Hello again everybody...
Happy Humpday to you all. Let's hope the next few days sail by quickly and the weekend shows up sooner than later.
Yes, yes, I understand that 72 hours is 72 hours and it can't “technically” get here quicker, but you know what I mean! It's all about perspective people. And from my perspective, the weekend can't get here soon enough. At least the weather's been nice!
Thanks to all of you who sent me feedback on Monday's RGC. I always enjoy hearing people's thoughts on the column - positive, or constructively critical - and it seems the RGC's tend to inspire more than any other column. Emails, blog comments, twitter messages, whatever. Keep 'em coming folks, I love to hear from you!
The baseball season's now over two weeks old, and there's plenty to discuss. But instead of the standard Notes column, I decided to break out the Mock Mailbag. Enjoy!
Let's get to it!
”Believe those who are seeking the truth. Doubt those who find it.”
- Andre Gide (1869 - 1951), French author and Nobel laureate
I constantly seek truth in the wonderful world of baseball. But as loyal readers will tell you, I rarely find it!
(As always, none of the following emails were conceived, written, or sent by the individuals named. They're merely figments of my questionable imagination.)
Why do we suck so much this season?
Red Sox Nation
Good question, Nation!
Boston (whom I hate) is now 5-9 on the season. They've lost six of their last ten and are 2-6 in Fenway Park. This was a playoff team a year ago. How in the name of the Splendid Splinter did this happen?!
What's that they say about “the best laid plans”?
GM Theo Epstein set about remaking his roster this past off-season with an emphasis on pitching and defense. He signed starting pitcher John Lackey to a big free-agent contract, and brought in Adrian Beltre, Marco Scutaro and Mike Cameron to improve the defense at third, short and center field respectively.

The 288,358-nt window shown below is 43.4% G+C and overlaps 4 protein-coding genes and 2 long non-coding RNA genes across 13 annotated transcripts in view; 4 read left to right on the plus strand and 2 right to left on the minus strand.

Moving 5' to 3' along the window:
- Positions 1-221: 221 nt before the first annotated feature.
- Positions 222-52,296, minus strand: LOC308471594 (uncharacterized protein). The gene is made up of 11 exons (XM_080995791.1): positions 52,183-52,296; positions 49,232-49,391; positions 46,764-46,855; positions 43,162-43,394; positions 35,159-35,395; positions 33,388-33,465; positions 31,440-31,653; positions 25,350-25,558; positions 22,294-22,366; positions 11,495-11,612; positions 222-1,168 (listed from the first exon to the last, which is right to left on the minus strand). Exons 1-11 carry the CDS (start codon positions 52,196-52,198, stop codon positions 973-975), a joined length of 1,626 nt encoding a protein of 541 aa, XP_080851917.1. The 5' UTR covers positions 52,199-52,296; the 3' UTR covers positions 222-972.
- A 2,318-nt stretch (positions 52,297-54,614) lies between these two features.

So how's that working out? Boston's (whom I hate) pitching staff has an ERA of 4.58, that's third worst in the American League. Worse, their starting staff's ERA is 5.18, dead last in the AL. Not that you want your bullpen to suck, but you're far better off with a quality starting staff with a questionable pen, than questionable starters with a solid pen. The starters eat up the bulk of the innings. The bullpen can't help you if the starters put them in a hole all the time.
As for the defense? So far the Red Sox (whom I hate) have committed 10 errors, second most in the AL. Last night, they surrendered 9 stolen bases to the Texas Rangers by the fifth inning. That tied a Red Sox (whom I hate) team record set in 1913. That's what you call “historically bad”. Oof.
If pitching and defense were supposed to form the core of the '10 Red Sox (whom I hate), it was because they expected to take a step back offensively. So far, those fears have been fairly well realized. Currently the club has a team OPS of .739. The American League average is .733. An average-hitting Red Sox (whom I hate) team?! I'm amazed there hasn't been rioting on Yawkey Way!
In all seriousness (and it pains me to say this), I don't expect those numbers to remain that poor for the duration of the season. The Red Sox (whom I hate) started with the Yankees, the Twins, and the Rays as three of their first four opponents. Not an easy way to start the season. Plus they've had a rash of injuries, including Mike Cameron being out for the near future with a hernia-like issue. Those things have a habit of evening themselves out.
The key for Boston (whom I hate) is to not get so far behind, that they can't catch back up when the evening-out occurs.
(See? And you thought I couldn't be unbiased and fair when it comes to the Red Sox - whom I hate -?)
You mean I wasn't supposed to take that "medication"?!
Um, no Edinson, you weren't.
The Reds righty was suspended for 50 games yesterday as a result of a violation of MLB's performance-enhancing drug policy. That policy prevents the release of the specific drug Volquez tested positive for, but there isn't any indication that it was anything other than a PED.
According to Volquez, he took a prescription drug during the off-season in the Dominican Republic which led to the positive test. Of course he didn't mean to violate the policy, it was just a simple mistake. Never mind that he's been trying to rehab from reconstructive elbow surgery and an illegal anti-inflammatory drug would aid in said rehab. I'm sure that's just a coincidence.
Yes, that's sarcasm.
I'm sick to death of having guys get popped with positive tests in the big leagues, when it seems that it's not terribly difficult to avoid it. Baseball, more than any other sport, has had it's reputation sullied by the use of PED's. Just when it seems like the game has finally turned a corner and started to move on from that unfortunate era, another positive test pops up.
Two interesting points to this story.